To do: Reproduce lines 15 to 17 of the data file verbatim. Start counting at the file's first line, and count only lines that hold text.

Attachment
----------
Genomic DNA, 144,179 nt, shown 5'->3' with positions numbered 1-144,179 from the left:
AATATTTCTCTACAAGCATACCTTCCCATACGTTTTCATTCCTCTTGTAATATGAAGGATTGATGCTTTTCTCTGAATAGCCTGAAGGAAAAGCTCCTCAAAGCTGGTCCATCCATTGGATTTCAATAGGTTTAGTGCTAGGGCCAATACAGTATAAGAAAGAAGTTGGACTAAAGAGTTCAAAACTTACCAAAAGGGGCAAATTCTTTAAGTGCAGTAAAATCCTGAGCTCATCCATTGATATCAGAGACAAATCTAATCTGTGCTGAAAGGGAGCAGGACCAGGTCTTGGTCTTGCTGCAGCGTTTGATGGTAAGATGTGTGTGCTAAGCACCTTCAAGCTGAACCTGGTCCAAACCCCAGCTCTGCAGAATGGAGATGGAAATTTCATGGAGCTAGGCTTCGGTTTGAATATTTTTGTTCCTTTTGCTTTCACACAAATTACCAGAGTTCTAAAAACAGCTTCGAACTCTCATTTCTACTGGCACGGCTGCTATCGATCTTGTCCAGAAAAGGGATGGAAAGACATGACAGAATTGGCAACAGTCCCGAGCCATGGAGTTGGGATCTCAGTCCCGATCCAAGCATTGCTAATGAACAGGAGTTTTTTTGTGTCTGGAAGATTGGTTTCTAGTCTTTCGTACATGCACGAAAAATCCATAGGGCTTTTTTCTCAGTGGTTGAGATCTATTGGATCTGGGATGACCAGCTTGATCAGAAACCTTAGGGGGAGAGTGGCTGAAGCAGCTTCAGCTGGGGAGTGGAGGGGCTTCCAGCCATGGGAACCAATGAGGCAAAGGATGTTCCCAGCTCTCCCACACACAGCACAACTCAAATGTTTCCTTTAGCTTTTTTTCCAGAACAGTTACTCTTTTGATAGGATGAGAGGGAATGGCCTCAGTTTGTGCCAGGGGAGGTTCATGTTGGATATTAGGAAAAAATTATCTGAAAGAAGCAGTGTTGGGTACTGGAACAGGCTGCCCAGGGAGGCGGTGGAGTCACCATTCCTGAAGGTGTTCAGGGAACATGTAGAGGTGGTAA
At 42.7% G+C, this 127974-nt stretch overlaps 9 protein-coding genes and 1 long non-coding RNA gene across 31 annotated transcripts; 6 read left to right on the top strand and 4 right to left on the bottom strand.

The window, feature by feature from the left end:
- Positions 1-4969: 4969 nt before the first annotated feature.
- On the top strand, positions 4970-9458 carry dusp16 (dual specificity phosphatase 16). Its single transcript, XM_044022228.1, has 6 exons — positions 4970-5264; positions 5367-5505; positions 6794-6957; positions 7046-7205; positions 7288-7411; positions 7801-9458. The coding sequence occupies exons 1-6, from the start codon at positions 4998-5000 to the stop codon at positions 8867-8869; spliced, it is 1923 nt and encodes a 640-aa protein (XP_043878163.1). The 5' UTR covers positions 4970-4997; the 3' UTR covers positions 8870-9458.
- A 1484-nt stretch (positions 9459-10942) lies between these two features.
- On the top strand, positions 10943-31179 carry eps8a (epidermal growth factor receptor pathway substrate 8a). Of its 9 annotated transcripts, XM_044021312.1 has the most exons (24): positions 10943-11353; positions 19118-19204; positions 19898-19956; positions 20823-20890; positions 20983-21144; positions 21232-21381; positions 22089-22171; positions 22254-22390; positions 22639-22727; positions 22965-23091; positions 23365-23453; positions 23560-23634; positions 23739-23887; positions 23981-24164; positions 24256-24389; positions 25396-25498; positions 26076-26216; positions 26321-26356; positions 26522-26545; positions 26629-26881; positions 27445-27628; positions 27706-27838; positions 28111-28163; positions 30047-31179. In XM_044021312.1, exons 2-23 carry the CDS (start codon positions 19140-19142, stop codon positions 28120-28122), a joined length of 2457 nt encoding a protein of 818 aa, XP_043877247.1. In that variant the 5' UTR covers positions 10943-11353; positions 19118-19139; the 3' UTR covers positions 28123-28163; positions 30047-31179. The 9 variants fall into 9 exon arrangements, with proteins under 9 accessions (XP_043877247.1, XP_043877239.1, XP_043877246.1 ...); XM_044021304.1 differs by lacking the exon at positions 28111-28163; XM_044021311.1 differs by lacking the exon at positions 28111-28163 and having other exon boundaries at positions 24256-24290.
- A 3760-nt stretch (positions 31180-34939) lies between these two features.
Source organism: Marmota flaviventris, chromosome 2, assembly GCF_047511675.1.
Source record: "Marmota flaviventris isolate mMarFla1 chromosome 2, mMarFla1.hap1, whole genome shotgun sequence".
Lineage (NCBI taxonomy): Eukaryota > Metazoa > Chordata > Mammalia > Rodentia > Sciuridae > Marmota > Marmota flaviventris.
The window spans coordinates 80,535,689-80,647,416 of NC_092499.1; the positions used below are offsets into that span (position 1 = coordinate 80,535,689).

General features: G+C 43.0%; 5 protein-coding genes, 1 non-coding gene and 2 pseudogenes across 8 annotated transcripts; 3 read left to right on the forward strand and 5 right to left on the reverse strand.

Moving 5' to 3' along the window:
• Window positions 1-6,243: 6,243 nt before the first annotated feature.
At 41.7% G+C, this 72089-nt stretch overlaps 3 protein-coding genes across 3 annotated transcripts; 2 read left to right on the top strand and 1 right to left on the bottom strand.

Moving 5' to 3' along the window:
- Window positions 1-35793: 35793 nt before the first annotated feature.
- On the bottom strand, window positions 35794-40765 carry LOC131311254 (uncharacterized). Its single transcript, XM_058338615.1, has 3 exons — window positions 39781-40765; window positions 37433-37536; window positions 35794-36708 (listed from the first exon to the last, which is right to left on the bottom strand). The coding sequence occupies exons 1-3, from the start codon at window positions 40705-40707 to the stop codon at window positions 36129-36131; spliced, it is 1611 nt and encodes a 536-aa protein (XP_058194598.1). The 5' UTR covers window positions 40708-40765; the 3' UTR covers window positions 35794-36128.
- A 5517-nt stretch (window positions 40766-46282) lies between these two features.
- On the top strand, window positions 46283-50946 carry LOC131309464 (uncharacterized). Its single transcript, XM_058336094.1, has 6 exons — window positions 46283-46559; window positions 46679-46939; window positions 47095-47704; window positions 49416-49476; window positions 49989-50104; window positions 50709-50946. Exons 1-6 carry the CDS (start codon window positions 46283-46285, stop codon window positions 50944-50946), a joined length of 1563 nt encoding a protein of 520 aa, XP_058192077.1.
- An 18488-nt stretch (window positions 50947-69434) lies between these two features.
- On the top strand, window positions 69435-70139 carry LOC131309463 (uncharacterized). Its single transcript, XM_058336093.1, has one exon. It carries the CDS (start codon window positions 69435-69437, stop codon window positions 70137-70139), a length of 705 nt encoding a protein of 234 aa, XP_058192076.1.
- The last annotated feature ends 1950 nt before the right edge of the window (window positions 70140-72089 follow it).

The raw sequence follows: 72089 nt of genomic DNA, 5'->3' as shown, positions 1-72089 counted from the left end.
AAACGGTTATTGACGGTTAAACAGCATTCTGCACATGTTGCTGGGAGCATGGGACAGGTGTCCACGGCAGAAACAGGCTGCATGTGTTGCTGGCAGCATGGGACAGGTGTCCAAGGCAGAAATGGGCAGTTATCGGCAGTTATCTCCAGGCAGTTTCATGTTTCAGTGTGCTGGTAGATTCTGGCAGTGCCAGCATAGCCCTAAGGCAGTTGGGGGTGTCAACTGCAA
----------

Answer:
Moving 5' to 3' along the window:
• Window positions 1-6,243: 6,243 nt before the first annotated feature.
At 41.7% G+C, this 72089-nt stretch overlaps 3 protein-coding genes across 3 annotated transcripts; 2 read left to right on the top strand and 1 right to left on the bottom strand.